RIT students place 2nd in design challenge
Rochester Institute of Technology student-designers on Team Frears placed second in the 2020 Paperboard Packaging Student Design Challenge for their packaging designs of a tool kit for educators to be distributed by Trees into Cartons, Cartons into Trees.
Two other teams, Loose Leaves and Treeative, received honorable mentions at the annual event that showcases the best collegiate designs and packaging innovations.
Rachel Goldberg, Luke Hallick, Brianna Johnson, Allison Kunz and Jenna Robinson designed “Plant to Product,” a multi-section package that would hold multiple seedlings, planting information and environmental activities to engage students in grades 3-5 served by TICCIT, an outreach program launched by the Paperboard Packaging Council.
The team was among 30 entries representing eight schools: Fashion Institute of Technology, Rutgers University, California Polytechnic State University, Chowan University, Clemson University, San Jose State University and Ryerson University.
The competition is part of an RIT graphic design course, and is a collaboration between the College of Art and Design and College of Engineering Technology. Students from graphic design work with peers from industrial design and packaging science, bringing together their knowledge from each of these areas to develop packaging options that could be used by businesses.
The course models situations students would find in the workplace as part of company product teams, where they’d be required to understand how designers and packaging professionals collaborate to influence a company’s brand and bottom line.
Hands-on work throughout the semester included learning skills in project management, packaging structural design, printing prototypes, development of market reports and how to best incorporate sustainable materials in product development. At the end of the semester, each team puts together an entry reflecting the process work, and includes images and prototype designs for the competition.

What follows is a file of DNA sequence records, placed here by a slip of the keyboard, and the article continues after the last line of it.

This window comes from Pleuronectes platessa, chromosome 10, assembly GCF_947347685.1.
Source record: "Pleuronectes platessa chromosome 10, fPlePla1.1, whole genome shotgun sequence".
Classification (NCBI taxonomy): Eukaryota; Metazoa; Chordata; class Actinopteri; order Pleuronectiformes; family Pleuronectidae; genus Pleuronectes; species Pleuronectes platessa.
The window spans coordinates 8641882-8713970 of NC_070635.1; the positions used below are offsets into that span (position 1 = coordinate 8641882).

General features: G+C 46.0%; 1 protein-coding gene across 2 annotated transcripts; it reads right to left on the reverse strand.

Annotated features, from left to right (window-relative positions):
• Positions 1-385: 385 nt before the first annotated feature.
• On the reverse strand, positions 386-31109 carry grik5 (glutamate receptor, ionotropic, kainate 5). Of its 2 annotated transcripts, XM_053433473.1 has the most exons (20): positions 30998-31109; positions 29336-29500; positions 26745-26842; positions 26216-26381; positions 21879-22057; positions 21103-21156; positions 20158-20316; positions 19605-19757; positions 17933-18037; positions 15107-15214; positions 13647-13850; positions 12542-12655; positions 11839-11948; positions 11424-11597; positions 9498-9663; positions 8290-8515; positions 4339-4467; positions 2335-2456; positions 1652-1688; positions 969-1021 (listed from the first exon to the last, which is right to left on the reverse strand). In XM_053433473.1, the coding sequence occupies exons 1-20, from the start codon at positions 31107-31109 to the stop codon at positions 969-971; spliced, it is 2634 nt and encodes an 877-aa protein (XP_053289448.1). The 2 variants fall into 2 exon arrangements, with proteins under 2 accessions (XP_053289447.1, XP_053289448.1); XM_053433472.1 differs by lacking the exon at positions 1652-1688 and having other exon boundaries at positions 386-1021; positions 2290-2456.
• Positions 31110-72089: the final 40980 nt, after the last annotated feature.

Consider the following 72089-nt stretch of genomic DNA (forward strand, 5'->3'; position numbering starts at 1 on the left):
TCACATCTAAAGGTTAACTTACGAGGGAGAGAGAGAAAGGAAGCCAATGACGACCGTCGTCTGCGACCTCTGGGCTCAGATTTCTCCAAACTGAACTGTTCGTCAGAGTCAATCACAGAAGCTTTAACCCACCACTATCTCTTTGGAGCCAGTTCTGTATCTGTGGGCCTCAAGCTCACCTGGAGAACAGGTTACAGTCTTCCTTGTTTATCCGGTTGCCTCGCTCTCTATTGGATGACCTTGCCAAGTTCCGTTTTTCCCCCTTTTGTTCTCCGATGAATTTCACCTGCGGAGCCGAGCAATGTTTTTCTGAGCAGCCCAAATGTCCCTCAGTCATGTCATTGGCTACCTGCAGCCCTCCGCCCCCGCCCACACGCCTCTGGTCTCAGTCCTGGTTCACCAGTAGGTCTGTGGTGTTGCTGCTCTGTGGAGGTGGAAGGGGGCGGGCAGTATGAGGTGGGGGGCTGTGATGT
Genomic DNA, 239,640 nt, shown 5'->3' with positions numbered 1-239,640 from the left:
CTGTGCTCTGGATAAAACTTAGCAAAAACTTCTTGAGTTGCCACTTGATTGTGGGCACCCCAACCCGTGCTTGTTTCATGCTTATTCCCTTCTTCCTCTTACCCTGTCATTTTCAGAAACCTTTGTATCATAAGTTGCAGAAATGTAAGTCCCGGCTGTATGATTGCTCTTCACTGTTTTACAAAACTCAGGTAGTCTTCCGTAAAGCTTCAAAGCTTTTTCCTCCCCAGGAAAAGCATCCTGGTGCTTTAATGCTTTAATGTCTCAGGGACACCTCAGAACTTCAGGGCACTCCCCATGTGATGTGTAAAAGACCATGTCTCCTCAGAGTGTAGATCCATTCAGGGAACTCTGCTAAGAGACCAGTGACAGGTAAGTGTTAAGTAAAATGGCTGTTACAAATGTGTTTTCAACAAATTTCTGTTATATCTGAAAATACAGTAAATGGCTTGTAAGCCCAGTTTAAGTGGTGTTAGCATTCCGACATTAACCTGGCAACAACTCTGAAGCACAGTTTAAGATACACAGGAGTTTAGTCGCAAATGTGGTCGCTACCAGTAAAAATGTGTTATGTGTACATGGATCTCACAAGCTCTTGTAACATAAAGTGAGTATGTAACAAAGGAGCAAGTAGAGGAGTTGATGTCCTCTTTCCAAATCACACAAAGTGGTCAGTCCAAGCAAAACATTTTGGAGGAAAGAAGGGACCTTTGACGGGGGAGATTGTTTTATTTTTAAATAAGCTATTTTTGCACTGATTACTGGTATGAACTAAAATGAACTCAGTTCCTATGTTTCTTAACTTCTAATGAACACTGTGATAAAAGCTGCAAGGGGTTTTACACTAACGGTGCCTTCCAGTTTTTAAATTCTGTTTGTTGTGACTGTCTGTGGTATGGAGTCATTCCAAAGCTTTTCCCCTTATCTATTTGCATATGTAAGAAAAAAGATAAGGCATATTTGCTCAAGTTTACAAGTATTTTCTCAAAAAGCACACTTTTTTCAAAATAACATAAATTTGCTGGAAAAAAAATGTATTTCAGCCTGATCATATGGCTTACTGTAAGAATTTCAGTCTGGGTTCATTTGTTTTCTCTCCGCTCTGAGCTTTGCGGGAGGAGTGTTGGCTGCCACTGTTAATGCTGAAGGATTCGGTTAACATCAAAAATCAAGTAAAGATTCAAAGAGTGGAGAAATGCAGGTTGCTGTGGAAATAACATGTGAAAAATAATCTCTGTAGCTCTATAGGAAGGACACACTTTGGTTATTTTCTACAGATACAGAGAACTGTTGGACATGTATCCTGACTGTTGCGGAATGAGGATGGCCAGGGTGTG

In the 2020 competition, Ryerson took first place, RIT second and FIT placed third overall. Winning teams and the academic programs receive monetary awards from $1,500 tp $5,500.
“I am very proud of the dedication of all eight RIT teams who had the extra challenge this year of completing their solutions remotely after starting this competition in person,” said Lorrie Frear, professor of graphic design in RIT’s College of Art and Design. “Every team exceeded my expectations.”
Frear led the class of 34 students and worked with Carlos Diaz-Acosta, associate professor of packaging in RIT’s College of Engineering Technology, and consultant Bill Wynkoop. Diaz-Acosta provided assistance for the class when RIT converted to remote learning, coordinating with ESKO to provide its Artios, computing software package for folded packaging designs.
Joining The Frears from RIT were Lemon Drops (Bree Cosgrove, Connie Froass, Jarod Lai and Juan Rodrigues); Loose Leaves (Sierra Babcock, Erica Boyd, Anna Schum-Houck and Daeya Shealy); The Planteers (Deztiny DiMeo, Dylan Fisher, Gabrielle Oppenheim, Tahmir Payne and Morsal Sahar); Treeative (Da Chen, Noah Heydt, Cristian Maynez, Lena Ohara and Amanda Stopper); Treebalism (Ian Archibald, Carlos Lomeli, Thomas Rothdeutsch and Carolyn Tanski); The Tree-m Team (Kelly Fellner and Monica Steelman); and Treenominal (Mikayla Bird, Connie Lucid, Lauren Perttula and Olivia Sanders).